News and insight for North America's fresh produce buyers
Fred Meintjes


Wednesday 21st May 2008, 18:00 Central Time

Slow start for RSA citrus to the US

High prices in the UK and Russia are reportedly drawing volumes away from the North American market

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The first shipments of this season's South African citrus crop will begin to trickle into the US from next week, with all evidence suggesting that significant volumes will only start arriving late in June. Industry sources have said that there may well be a shortage of early-season imported citrus in the US until higher volumes arrive during July.

The shortage is the result of high prices in the UK and Russia in particular, which are drawing early volumes away from the US market. This, coupled with the fact that the season in South Africa's Western Cape region is slightly later than expected, means that the first conventional vessel of the year will only unload in Philadelphia during the first week of July.

Prior to this all shipments will be in relatively small volumes in containers that will be discharged in Newark and then transported to Philadelphia. The largest overall shipment of containers is expected to arrive in Newark during the last week of June – however, due to the shipment delay the fruit is expected to arrive in Philadelphia at the same time as that from the first conventional vessel.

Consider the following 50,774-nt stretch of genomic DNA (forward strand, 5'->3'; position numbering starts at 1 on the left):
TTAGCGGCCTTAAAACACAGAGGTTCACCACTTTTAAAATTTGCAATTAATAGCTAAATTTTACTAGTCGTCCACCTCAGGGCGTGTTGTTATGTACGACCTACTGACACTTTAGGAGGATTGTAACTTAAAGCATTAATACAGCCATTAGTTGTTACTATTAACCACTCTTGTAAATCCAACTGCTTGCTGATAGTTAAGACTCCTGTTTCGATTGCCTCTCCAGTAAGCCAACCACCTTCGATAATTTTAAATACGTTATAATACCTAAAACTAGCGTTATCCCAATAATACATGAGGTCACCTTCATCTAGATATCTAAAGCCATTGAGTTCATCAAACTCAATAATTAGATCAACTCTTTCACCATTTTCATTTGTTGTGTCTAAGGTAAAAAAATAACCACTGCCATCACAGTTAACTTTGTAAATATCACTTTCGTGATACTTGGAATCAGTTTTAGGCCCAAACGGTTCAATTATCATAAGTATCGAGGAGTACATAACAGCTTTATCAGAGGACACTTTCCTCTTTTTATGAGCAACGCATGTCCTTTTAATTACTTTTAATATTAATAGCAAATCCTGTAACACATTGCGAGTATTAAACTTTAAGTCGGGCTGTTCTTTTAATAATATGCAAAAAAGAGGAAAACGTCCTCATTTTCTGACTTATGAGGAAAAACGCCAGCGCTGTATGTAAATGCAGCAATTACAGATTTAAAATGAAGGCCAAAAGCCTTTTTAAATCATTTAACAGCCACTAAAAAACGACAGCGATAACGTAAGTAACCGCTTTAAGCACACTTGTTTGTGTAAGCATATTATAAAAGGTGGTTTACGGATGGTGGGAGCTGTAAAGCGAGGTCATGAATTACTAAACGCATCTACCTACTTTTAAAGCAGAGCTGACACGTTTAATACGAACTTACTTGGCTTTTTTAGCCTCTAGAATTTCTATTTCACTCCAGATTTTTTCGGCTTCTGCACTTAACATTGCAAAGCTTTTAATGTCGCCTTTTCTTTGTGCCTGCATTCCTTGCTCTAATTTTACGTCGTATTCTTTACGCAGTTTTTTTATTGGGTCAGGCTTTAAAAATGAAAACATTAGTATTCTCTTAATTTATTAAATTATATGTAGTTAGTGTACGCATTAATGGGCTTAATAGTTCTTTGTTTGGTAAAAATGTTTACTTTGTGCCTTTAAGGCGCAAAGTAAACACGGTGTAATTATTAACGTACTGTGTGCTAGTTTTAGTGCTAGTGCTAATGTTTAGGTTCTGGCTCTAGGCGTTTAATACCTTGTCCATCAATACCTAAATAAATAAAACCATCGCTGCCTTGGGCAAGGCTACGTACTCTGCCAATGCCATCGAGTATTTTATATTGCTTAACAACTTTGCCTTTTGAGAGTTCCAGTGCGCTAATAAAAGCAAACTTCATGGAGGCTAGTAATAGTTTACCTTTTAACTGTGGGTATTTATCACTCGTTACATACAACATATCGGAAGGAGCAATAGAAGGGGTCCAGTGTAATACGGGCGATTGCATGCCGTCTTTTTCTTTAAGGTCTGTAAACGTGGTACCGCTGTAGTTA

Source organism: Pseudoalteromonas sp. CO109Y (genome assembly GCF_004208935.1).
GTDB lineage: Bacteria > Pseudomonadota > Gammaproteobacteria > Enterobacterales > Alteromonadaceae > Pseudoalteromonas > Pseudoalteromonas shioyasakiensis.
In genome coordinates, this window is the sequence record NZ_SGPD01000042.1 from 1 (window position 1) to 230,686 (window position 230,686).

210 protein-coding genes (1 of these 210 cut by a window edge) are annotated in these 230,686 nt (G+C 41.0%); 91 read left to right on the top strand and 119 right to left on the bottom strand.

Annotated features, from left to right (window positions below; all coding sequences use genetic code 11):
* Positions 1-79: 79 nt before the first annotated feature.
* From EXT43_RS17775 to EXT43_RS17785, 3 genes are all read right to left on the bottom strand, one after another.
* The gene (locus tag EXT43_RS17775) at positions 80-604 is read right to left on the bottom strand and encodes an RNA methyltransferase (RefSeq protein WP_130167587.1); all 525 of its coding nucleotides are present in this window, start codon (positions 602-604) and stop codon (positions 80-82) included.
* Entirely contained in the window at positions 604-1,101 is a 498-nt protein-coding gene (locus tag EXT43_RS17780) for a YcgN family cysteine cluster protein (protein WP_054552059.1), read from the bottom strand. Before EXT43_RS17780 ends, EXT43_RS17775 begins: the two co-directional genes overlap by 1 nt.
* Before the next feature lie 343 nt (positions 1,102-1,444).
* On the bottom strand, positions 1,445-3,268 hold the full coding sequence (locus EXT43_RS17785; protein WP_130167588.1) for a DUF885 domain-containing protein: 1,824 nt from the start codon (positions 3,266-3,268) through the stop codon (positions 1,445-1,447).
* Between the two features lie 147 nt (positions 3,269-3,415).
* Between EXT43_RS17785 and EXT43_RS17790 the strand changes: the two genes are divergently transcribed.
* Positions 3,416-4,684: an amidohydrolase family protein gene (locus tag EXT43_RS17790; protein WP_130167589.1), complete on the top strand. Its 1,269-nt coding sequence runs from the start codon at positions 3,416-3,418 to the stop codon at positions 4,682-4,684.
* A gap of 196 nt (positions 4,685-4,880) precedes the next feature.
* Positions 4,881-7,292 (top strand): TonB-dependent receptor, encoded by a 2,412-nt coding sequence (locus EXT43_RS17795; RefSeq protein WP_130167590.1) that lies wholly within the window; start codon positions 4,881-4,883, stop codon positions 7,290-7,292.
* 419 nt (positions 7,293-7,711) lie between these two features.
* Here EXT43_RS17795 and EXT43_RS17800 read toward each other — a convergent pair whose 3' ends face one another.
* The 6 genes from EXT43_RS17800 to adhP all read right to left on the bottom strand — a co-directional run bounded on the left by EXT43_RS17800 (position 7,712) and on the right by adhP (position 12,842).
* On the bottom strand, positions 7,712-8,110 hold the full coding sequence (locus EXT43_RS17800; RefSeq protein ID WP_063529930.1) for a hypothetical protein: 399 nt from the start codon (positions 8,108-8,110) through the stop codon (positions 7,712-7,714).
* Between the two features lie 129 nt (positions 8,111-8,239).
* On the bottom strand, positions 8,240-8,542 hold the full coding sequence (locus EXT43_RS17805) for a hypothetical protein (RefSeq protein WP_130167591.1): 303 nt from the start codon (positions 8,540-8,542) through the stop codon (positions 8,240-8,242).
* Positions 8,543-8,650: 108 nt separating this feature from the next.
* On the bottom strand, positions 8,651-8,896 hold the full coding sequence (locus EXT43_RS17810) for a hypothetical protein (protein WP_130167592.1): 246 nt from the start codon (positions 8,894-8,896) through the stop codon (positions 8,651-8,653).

Reports are also circulating that Chilean exporters are currently favouring the stronger west and Eastern European markets. This could lead to early-season shortages in the US, a stark contrast to last year when the early season was strongly supplied by South African and Chilean citrus exports.

Logistics coordinators in South Africa have forecast that between 120-150 pallets of Clementines will have arrived in the US from South Africa before week 25, which would amount to substantially less than the 3,012 pallets of Clementines and Navels which were landed by week 25 in 2007.

All shipments of citrus from South Africa to the US are subject to a 24-day cold sterilisation programme either on board the conventional vessel or in the container. Prior to this the fruit is subjected to a rigorous USDA inspection before it can be loaded.
"Coupled with delays in clearance at the other end, it makes the whole process extremely difficult. No wonder growers and exporters will access easier options elsewhere when the opportunities arise, as is the case with the strong market in Europe," one exporter told Fruitnet.

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